|Description|| In January 1859, the Royal Horticultural Society approached the 1851 Commission with a proposal to rent the central square on the Estate, a proposal accepted by the Commissioners who were persuaded of the mutual benefits that could arise from such an arrangement. Mindful of their long-term plans, the Commissioners wished to reserve space to accommodate future institutions and buildings devoted to the promotion of Science and Art and provide recreational space for museum visitors. The Horticultural Society, on its part, would be provided with gardens in which to hold shows and, in the interests of both parties, advance the science of Horticulture.|
The Royal Horticultural Society gardens opened on 5 June 1861, with the land leased for 31 years. The Commission constructed earthworks and erected Italian Arcades at a cost of £55,000, while the Society spent £60,000 in laying out the gardens and erecting a conservatory borrowing £50,000 for this purpose on debentures.
The agreement reserved no actual rent for the Commission but laid down that annual receipts from the gardens should be applied firstly in payment of expenses of the gardens, and of the Society's experimental garden at Chiswick; secondly in payment of interest on the debenture debt; and thirdly in payment to the Commission of the amount of interest the Commission was rendered liable to pay regarding its expenditure on the gardens. Any surplus was to be equally divided between the two bodies, the Society agreeing to apply three-fifths of their share of the annual profits to reduction of the debenture debt. If the rent remained unpaid for 5 years the lease would lapse, but could be extended if rent was paid.
The Society's occupation of its South Kensington gardens began successfully, due initially to visitors to the 1862 Exhibition, but from 1866 the Society was unable either to pay rent to the Commission or reduce its debenture debt. Its position had not improved by 1871, the first year of the Annual International Exhibition, when under the terms of the original agreement the Commissioners should have been entitled to re-enter the gardens.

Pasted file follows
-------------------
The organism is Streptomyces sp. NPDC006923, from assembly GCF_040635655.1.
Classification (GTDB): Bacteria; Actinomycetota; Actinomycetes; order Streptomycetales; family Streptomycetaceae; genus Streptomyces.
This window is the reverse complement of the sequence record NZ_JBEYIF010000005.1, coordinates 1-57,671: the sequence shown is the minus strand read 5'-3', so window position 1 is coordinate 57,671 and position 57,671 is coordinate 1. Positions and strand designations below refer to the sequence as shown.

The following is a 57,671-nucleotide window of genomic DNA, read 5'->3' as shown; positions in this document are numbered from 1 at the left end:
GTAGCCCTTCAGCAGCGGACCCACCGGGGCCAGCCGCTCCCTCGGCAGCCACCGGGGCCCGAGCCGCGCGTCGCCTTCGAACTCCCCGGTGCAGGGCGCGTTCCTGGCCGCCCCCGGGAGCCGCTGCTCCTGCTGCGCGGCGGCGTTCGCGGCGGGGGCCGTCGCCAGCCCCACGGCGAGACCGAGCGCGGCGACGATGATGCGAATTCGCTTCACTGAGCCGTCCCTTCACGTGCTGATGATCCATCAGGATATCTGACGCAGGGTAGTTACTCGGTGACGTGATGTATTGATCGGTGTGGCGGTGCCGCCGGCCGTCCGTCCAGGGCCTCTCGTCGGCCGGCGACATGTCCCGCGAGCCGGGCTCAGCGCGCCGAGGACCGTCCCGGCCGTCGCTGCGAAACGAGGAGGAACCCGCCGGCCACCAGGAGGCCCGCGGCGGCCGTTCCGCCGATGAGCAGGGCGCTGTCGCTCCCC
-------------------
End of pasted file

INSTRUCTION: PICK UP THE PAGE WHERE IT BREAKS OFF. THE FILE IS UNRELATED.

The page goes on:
With the gardens an obvious attraction for exhibition visitors, the Commission drew up an arrangement with the Society whereby its shows formed part of the exhibitions, season-ticket holders had free use of the gardens, and ordinary visitors had certain privileges. Although this enabled the Society to pay rent in 1871 and 1872, a newly elected Society Council, not wishing to upset the serious horticultural element among its Fellows, refused to allow use of the gardens by visitors to the exhibitions of 1873 and 1874.
This policy was not only a contributory factor in the failure of the Annual International Exhibitions, but also meant that the Society's income was insufficient to meet its obligations to either the Commissioners or the debenture holders. The Society's income continued to diminish and with little prospect of its increasing, the Royal Horticultural Society Council decided in August 1876 that the Society could no longer maintain the South Kensington gardens and would have surrendered the lease but for the opposition of the debenture holders.
The Commission subsequently issued the Society with a formal demand for repossession and on its being refused, commenced legal proceedings for recovery of its property. The case was finally heard by the Court of Appeal which decided unanimously in favour of the Commission, with costs. The Society was allowed to remain in occupation of the gardens for four months and the Commission obtained possession in August 1882. They continued to maintain part of the gardens immediately south of the Royal Albert Hall until 1888.
See also: Miscellaneous correspondence, 50/200 (Royal Horticultural Society Debentures); Correspondence and Papers, B, 1862, 1863, 1889.